Efficacy of a Training Program for Long-Term Disease-Free Cancer Survivors as Health Partners: A Randomized Controlled Trial in Korea

  • Yun, Young Ho (Cancer Research Institute, Seoul National University Hospital and College of Medicine) ;
  • Lee, Myung Kyung (Department of Nursing, Dong-A University) ;
  • Bae, Yeonmin (Research Institute and Hospital, National Cancer Center) ;
  • Shon, Eun-Jung (Research Institute and Hospital, National Cancer Center) ;
  • Shin, Bo-Ram (Research Institute and Hospital, National Cancer Center) ;
  • Ko, Hyonsook (Coaching Management Institute, Seoul National University College of Medicine) ;
  • Lee, Eun Sook (Research Institute and Hospital, National Cancer Center) ;
  • Noh, Dong-Young (Cancer Research Institute, Department of Surgery, Seoul National University College of Medicine) ;
  • Lim, Jae-Young (Department of Rehabilitation Medicine, Seoul National University Bundang Hospital, Seoul National University College of Medicine) ;
  • Kim, Sung (Department of Surgery, Sungkyunkwan University School of Medicine) ;
  • Kim, Si-Young (Department of Internal Medicine, Kyung Hee University Hospital) ;
  • Cho, Chi-Heum (Department of Obstetrics and Gynecology, Keimyung University School of Medicine) ;
  • Jung, Kyung Hae (Department of Oncology, Asan Medical Center, University of Ulsan College of Medicine) ;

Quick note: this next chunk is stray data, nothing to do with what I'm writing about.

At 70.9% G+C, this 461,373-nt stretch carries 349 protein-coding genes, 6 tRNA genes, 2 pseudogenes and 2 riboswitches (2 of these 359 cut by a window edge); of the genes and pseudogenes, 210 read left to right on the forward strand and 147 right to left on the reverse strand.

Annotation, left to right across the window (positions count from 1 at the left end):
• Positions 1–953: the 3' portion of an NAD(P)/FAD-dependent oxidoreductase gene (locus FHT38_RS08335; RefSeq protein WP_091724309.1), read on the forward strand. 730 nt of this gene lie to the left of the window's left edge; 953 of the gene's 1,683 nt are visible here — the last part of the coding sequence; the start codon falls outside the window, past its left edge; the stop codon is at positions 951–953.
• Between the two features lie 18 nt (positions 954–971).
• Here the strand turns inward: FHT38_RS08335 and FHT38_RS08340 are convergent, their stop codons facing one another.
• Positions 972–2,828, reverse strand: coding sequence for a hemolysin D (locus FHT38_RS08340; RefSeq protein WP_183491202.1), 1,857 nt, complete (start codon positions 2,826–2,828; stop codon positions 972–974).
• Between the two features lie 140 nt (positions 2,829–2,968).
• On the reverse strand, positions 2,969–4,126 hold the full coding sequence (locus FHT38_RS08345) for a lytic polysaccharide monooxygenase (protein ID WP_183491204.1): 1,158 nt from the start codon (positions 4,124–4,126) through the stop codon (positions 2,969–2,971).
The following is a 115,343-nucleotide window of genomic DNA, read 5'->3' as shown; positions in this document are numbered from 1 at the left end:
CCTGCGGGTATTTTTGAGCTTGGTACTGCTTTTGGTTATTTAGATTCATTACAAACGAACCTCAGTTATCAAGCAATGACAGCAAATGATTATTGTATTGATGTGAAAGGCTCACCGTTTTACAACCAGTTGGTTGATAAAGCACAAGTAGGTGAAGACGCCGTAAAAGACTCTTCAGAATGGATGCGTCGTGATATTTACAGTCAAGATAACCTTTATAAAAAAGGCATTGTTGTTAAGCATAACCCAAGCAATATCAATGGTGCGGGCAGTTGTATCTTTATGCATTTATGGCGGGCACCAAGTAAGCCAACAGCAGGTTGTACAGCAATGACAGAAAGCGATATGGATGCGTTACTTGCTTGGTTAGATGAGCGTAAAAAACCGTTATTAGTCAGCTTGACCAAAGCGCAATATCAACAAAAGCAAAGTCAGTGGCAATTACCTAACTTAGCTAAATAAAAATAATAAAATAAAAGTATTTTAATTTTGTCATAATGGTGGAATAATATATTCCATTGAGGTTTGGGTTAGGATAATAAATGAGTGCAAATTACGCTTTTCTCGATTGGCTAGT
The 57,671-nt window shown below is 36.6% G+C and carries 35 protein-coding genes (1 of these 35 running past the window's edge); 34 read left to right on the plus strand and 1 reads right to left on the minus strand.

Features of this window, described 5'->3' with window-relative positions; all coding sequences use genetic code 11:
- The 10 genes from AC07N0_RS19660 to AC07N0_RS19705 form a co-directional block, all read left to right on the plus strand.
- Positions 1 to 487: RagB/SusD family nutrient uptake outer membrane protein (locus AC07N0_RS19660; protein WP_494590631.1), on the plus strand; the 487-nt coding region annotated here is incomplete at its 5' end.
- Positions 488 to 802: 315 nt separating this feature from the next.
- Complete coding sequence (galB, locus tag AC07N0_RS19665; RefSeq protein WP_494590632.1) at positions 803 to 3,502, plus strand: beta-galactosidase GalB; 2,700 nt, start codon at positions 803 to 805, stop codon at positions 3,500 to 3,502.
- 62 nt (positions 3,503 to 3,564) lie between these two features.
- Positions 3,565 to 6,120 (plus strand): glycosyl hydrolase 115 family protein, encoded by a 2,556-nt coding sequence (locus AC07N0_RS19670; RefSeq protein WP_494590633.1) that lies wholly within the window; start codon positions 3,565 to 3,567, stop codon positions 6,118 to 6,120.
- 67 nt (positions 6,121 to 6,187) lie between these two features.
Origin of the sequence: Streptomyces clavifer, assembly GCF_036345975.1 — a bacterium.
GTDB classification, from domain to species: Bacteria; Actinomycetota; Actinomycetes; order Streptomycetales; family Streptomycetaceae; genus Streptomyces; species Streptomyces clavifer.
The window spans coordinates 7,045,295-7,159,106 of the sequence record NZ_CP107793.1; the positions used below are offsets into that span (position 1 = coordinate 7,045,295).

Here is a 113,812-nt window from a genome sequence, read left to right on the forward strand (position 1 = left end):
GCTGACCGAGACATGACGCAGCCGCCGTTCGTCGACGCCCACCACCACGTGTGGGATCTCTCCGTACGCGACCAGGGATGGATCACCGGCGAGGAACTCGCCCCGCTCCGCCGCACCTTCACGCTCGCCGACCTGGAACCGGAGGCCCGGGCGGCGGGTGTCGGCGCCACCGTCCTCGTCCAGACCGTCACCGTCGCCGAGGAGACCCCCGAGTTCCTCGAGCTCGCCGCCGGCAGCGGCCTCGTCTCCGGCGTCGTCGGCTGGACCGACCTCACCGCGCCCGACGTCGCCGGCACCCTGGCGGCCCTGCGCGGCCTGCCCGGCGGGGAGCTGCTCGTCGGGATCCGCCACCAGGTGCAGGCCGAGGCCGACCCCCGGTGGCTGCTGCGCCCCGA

• Chun, Mison (Department of Radiation Oncology, Ajou University School of Medicine) ;
  • Lee, Soon Nam (Department of Internal Medicine, Ewha Womans University School of Medicine) ;
  • Park, Kyong Hwa (Division of Medical Oncology, Department of Internal Medicine, Korea University College of Medicine) ;
  • Chang, Yoon Jung (Research Institute and Hospital, National Cancer Center)
  • Published : 2013.12.31


Background: To determine whether the Health Partner Program is effective in training long-term cancer survivors to be health coaches. Materials and Methods: We randomly assigned cancer survivors who were selected through a rigorous screening process to either the Health Partner Program or the waiting-list control group. The program consisted of 8 weeks of training in health management, leadership, and coaching. At baseline, 8, and 16 weeks, we measured primary outcomes using the Seven Habit Profile (SHP), the Korean Leadership Coaching Competency Inventory (KCCI), Ed Diner's Satisfaction with Life Scale (SWLS), and the Posttraumatic Growth inventory (PTGI) and secondary outcomes using the Hospital Anxiety and Depression Scale (HADS), the Impact of Event Scale-Revised (IES-R), and the Medical Outcomes Study (MOS) short form 36-item questionnaire (SF-36). Results: We recruited 70 subjects and randomly assigned 34 to the intervention group. The Sharpen the Saw habit of the SHP increased significantly more in intervention group than in the control group (p=0.049), as did most PTGI factors. The intervention group also showed a significantly greater enhancement of vitality (p=0.015) and mental health (p=0.049) SF-36 scores but no improvement in KCCI, SWLS, HADS, or IES-R scores. The intervention group also showed a greater clinically meaningful improvement in the "Think Win-Win" of SHP (p=0.043) and in the personal strength score (p=0.025) and total score (p=0.015) of the PTGI. Conclusions: Long-term cancer survivors can benefit from the Health Partner Program to become health coaches.


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